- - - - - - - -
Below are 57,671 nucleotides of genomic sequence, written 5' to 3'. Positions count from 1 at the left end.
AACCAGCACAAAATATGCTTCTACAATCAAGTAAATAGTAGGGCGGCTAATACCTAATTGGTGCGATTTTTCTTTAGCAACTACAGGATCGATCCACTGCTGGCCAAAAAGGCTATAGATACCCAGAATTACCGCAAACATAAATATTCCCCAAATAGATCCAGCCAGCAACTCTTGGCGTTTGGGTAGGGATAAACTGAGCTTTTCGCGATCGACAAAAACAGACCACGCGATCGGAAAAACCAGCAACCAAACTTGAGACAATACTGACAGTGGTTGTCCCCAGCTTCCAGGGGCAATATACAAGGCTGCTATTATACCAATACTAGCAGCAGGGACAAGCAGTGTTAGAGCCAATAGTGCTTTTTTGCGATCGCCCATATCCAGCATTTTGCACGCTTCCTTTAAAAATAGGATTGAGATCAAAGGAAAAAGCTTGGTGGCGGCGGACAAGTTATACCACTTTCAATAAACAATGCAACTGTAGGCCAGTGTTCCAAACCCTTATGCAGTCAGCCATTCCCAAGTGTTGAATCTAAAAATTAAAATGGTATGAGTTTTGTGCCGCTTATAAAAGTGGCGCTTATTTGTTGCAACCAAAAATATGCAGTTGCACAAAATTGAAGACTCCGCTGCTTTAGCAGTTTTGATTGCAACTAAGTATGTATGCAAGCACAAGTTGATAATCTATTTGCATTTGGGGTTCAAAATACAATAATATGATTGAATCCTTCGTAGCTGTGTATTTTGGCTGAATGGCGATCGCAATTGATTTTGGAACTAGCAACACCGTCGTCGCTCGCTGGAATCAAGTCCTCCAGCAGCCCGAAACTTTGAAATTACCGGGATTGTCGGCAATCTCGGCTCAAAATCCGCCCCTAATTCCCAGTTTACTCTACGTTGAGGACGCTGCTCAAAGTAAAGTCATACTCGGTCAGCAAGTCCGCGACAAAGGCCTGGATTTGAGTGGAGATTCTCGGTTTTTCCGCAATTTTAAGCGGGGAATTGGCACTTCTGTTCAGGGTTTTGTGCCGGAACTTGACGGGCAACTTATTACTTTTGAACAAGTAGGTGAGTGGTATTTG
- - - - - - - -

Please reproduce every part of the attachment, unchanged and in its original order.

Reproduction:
Below are 57,671 nucleotides of genomic sequence, written 5' to 3'. Positions count from 1 at the left end.
AACCAGCACAAAATATGCTTCTACAATCAAGTAAATAGTAGGGCGGCTAATACCTAATTGGTGCGATTTTTCTTTAGCAACTACAGGATCGATCCACTGCTGGCCAAAAAGGCTATAGATACCCAGAATTACCGCAAACATAAATATTCCCCAAATAGATCCAGCCAGCAACTCTTGGCGTTTGGGTAGGGATAAACTGAGCTTTTCGCGATCGACAAAAACAGACCACGCGATCGGAAAAACCAGCAACCAAACTTGAGACAATACTGACAGTGGTTGTCCCCAGCTTCCAGGGGCAATATACAAGGCTGCTATTATACCAATACTAGCAGCAGGGACAAGCAGTGTTAGAGCCAATAGTGCTTTTTTGCGATCGCCCATATCCAGCATTTTGCACGCTTCCTTTAAAAATAGGATTGAGATCAAAGGAAAAAGCTTGGTGGCGGCGGACAAGTTATACCACTTTCAATAAACAATGCAACTGTAGGCCAGTGTTCCAAACCCTTATGCAGTCAGCCATTCCCAAGTGTTGAATCTAAAAATTAAAATGGTATGAGTTTTGTGCCGCTTATAAAAGTGGCGCTTATTTGTTGCAACCAAAAATATGCAGTTGCACAAAATTGAAGACTCCGCTGCTTTAGCAGTTTTGATTGCAACTAAGTATGTATGCAAGCACAAGTTGATAATCTATTTGCATTTGGGGTTCAAAATACAATAATATGATTGAATCCTTCGTAGCTGTGTATTTTGGCTGAATGGCGATCGCAATTGATTTTGGAACTAGCAACACCGTCGTCGCTCGCTGGAATCAAGTCCTCCAGCAGCCCGAAACTTTGAAATTACCGGGATTGTCGGCAATCTCGGCTCAAAATCCGCCCCTAATTCCCAGTTTACTCTACGTTGAGGACGCTGCTCAAAGTAAAGTCATACTCGGTCAGCAAGTCCGCGACAAAGGCCTGGATTTGAGTGGAGATTCTCGGTTTTTCCGCAATTTTAAGCGGGGAATTGGCACTTCTGTTCAGGGTTTTGTGCCGGAACTTGACGGGCAACTTATTACTTTTGAACAAGTAGGTGAGTGGTATTTG